When working with buyer members, Social Traders develops a roadmap that sets out the partnership’s goals and how they’re going to be achieved.  

“We would then look at our social enterprises and run them against the procurement categories that are coming up in the next 12 months to look through where there's an opportunity,” Daniels explains.

“We start to see those matches and identify the contracts that will make sense then we look at the capacity of social enterprises. We start to understand if this is tier 1, tier 2, or tier 3-type opportunity. We then directly approach a social enterprise and figure out how this relationship is going to come to fruition. So it's relatively iterative process driven by opportunity.” 

Daniels says governments at all levels can support social enterprise, whether it’s through engaging directly with social enterprises in their procurement, or rewarding contracts to organisations that do.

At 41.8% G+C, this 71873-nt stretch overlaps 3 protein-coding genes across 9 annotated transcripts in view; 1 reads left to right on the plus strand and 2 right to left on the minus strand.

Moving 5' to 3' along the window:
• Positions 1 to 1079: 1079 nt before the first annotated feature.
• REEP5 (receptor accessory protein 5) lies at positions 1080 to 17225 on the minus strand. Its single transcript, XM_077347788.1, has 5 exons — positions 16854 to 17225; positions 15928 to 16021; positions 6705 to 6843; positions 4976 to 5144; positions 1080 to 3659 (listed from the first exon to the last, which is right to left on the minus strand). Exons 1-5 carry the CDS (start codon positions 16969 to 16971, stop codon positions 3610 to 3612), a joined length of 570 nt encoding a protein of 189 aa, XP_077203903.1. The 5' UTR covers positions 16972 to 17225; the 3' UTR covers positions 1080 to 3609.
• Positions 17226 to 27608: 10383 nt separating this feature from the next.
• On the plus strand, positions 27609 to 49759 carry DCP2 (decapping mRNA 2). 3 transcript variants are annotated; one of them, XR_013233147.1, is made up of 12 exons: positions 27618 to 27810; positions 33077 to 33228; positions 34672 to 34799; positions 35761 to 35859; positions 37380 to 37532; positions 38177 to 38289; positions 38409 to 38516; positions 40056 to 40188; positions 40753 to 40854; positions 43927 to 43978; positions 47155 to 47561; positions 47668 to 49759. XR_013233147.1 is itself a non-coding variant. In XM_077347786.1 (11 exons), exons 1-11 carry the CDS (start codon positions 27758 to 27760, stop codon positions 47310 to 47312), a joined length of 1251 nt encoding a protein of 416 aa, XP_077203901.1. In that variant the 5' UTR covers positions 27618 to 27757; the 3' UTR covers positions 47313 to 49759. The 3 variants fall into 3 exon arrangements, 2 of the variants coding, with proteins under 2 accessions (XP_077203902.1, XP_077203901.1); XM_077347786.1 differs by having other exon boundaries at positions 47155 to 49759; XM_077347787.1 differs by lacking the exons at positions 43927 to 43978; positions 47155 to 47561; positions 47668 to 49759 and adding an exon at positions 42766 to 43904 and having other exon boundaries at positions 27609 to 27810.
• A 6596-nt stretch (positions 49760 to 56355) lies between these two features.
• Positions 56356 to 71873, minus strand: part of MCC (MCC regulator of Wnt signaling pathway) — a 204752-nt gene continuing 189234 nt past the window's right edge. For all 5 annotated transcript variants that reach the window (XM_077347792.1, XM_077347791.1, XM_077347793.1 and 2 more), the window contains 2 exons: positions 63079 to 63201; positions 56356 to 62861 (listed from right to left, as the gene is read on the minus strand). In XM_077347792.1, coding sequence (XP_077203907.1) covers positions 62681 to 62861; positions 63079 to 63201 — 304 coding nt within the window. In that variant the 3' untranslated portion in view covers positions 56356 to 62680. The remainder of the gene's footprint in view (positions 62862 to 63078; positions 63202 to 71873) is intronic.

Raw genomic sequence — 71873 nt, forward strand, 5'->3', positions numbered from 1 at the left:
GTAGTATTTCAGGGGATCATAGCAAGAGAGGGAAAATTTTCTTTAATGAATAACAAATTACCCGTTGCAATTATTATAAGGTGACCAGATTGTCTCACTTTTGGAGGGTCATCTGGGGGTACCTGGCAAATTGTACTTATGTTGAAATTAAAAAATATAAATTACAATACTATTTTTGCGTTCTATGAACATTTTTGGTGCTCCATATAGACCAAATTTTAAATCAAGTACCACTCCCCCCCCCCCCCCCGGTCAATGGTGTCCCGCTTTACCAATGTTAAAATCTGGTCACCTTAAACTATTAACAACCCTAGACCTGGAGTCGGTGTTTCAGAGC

The impacts of social procurement are far-reaching, and sometimes unexpected, Daniels says.

“One of our social enterprises employs ex-offenders. The rate of recidivism amongst ex-offenders is extremely high, and the cost of an ex-offender is in the region of $150,000 a year. You just think about taking 100 ex-offender out of the system – you will save $15 million every year. It's a huge social return on procurement." 

For more on how to use procurement to make a social impact, don’t miss Mark Daniels’ presentation at the IPWEA Sustainability in Public Works Conference, 14-15 May, Sydney.